This tank was on the street in Lima. No one paid any attention to it. There are lots of uniformed men around the city of various types, and I’ve seen at least one armed with what I took to be along the lines of an Uzi. Should I be worried? No. This is all normal here. Peru’s had several years of relative calm and the military/police presence is no longer a cause for alarm. However, you SHOULD check your country’s travel advisories prior to travel and be aware of current events, even if you’re traveling with ISA or another organization. This is not only a safety issue; it prepares you to carry on an enlightened conversation with the people of that country.

While we’re talking about unfamiliar sights: You may go into the bathroom where you are visiting and find fixtures strange enough you’re not sure how to use them. If you know you’ll be too shy to ask, search online for the customs (and fixtures) in the country you’ll be visiting. For example, there’s info on how to use a squat toilet at Lonely Planet.

Yes, it's for rinsing.

This is the fixture where I’m staying. You rinse off with the sprayer, then the paper (which must go into the garbage because Lima sewers can’t handle it) is not so nasty. In Europe, I’ve also seen personal little towels for drying off. This is far cleaner than scraping oneself with paper, a habit many people consider bizarre and rather nasty.

Overall, the more you know about the places you’re going to visit, the more comfortable you’ll be.

¡Hola! From the Alternative ISA Student in Lima, Peru!

ISA Summer 2012 Lima, Peru

I’m a college student—again—and I’m not alone. Changing careers or finishing an interrupted education are only two of the many reasons for older students to be in a university program. If you’re one of us, don’t count yourself out of the other benefits of being a student—discounted rates for many activities, cheap health insurance, and TRAVEL experiences. Aside from the pure fun of travel, we live in a global economy where it definitely helps your portfolio.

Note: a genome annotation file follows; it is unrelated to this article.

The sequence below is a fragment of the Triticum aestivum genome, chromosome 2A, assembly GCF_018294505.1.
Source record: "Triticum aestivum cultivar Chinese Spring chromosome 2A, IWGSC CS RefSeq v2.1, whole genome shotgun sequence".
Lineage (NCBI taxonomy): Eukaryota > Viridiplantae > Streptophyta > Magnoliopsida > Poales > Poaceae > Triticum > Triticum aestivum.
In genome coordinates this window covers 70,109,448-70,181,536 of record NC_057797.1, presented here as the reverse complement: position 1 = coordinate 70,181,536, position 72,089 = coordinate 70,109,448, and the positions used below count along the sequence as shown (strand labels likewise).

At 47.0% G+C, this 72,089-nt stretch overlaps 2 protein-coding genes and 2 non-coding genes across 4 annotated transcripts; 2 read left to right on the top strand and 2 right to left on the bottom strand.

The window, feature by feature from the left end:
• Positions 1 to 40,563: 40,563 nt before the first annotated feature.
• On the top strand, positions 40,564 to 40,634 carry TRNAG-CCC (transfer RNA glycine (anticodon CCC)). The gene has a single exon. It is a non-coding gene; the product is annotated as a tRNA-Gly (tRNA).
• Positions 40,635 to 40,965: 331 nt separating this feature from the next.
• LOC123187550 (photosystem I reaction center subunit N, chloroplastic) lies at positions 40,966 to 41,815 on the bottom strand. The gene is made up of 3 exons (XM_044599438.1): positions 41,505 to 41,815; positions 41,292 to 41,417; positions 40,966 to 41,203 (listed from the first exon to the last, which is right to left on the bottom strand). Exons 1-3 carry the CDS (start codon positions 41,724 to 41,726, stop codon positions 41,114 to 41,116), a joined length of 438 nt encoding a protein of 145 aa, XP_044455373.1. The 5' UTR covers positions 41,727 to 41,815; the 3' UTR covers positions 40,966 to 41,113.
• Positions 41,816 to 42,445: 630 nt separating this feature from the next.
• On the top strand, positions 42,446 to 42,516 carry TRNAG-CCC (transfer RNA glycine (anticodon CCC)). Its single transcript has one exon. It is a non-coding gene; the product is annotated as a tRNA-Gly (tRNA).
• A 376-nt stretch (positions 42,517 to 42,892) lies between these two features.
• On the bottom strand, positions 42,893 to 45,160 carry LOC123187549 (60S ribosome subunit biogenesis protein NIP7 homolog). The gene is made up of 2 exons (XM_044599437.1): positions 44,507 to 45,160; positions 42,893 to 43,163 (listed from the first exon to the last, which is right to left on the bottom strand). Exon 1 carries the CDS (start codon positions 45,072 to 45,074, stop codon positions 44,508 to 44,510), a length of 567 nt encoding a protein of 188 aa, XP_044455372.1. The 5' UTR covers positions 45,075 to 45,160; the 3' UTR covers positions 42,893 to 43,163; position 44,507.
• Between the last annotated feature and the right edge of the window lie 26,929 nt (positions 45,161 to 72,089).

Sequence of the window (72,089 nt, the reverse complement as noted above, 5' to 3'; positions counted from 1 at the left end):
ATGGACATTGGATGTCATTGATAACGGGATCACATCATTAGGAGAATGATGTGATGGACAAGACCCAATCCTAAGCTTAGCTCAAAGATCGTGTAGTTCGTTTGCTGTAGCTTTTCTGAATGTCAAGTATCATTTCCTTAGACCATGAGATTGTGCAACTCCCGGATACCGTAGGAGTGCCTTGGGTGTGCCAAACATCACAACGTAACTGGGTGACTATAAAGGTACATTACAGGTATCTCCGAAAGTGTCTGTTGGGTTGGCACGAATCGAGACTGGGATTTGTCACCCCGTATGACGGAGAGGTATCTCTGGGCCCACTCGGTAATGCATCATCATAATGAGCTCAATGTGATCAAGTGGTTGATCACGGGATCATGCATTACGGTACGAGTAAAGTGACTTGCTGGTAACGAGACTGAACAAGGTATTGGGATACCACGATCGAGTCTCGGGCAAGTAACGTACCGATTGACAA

When I signed up for a trip to Peru this summer with ISA (International Studies Abroad), I had to sign off saying I knew most of the participants would be in their twenties. Did I have doubts? Absolutely. I even bought the bail-out insurance. Who did I think I was kidding? Was I going to be a freak? I should have spent more time brushing up on my Spanish. The thing is, having doubts is the norm. Young people going abroad for the first time, or living with strangers for the first time, or not sure their classroom language will be enough—all of them have doubts, too.

I’ve been here a week, and it’s wonderful. When I first got off the plane, I introduced myself as the “alternative student” and the moment of shock was immediately replaced with curiosity and acceptance. I am by far the oldest student, but not the only “older” one. It doesn’t matter. We’ve been included in the group’s Facebook page and outside activities without prejudice. The prevailing attitude is, if you’ve made here, you belong.

Sheri McGuinn

Object Relations

"A Word of Substance"

Little Fears

Tales of humour, whimsy and courgettes

Elan Mudrow



Did you see the blog on renewable energy? I'm a big fan.